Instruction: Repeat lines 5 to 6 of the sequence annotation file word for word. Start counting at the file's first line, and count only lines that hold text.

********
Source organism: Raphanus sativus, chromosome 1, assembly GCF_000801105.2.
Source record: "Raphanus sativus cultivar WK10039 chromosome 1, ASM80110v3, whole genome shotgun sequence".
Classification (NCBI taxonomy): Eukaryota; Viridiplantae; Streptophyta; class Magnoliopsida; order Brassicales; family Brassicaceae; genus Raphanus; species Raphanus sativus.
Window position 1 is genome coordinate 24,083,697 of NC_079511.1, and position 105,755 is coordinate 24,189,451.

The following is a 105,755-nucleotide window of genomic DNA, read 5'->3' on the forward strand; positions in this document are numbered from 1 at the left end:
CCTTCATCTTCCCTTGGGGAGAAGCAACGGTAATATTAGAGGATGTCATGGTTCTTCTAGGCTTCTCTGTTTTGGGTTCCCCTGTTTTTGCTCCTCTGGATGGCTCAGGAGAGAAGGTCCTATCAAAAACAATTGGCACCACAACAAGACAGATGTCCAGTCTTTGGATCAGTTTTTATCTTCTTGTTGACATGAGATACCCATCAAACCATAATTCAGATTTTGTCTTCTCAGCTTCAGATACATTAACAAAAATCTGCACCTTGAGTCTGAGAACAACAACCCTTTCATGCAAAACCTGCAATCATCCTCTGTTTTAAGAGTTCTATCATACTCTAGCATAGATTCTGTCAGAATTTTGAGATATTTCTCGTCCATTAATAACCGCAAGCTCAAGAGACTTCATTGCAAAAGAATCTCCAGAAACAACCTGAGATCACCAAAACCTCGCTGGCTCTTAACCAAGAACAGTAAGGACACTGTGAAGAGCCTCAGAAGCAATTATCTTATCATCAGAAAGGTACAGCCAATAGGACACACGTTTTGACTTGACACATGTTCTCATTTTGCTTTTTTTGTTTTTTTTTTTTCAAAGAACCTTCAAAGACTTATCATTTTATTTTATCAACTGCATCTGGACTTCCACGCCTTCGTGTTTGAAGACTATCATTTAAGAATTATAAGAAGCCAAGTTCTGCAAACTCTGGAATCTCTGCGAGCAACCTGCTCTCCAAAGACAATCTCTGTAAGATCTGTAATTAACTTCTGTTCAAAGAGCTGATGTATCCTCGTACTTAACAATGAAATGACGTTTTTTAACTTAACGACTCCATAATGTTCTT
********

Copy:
The following is a 105,755-nucleotide window of genomic DNA, read 5'->3' on the forward strand; positions in this document are numbered from 1 at the left end:
CCTTCATCTTCCCTTGGGGAGAAGCAACGGTAATATTAGAGGATGTCATGGTTCTTCTAGGCTTCTCTGTTTTGGGTTCCCCTGTTTTTGCTCCTCTGGATGGCTCAGGAGAGAAGGTCCTATCAAAAACAATTGGCACCACAACAAGACAGATGTCCAGTCTTTGGATCAGTTTTTATCTTCTTGTTGACATGAGATACCCATCAAACCATAATTCAGATTTTGTCTTCTCAGCTTCAGATACATTAACAAAAATCTGCACCTTGAGTCTGAGAACAACAACCCTTTCATGCAAAACCTGCAATCATCCTCTGTTTTAAGAGTTCTATCATACTCTAGCATAGATTCTGTCAGAATTTTGAGATATTTCTCGTCCATTAATAACCGCAAGCTCAAGAGACTTCATTGCAAAAGAATCTCCAGAAACAACCTGAGATCACCAAAACCTCGCTGGCTCTTAACCAAGAACAGTAAGGACACTGTGAAGAGCCTCAGAAGCAATTATCTTATCATCAGAAAGGTACAGCCAATAGGACACACGTTTTGACTTGACACATGTTCTCATTTTGCTTTTTTTGTTTTTTTTTTTTCAAAGAACCTTCAAAGACTTATCATTTTATTTTATCAACTGCATCTGGACTTCCACGCCTTCGTGTTTGAAGACTATCATTTAAGAATTATAAGAAGCCAAGTTCTGCAAACTCTGGAATCTCTGCGAGCAACCTGCTCTCCAAAGACAATCTCTGTAAGATCTGTAATTAACTTCTGTTCAAAGAGCTGATGTATCCTCGTACTTAACAATGAAATGACGTTTTTTAACTTAACGACTCCATAATGTTCTT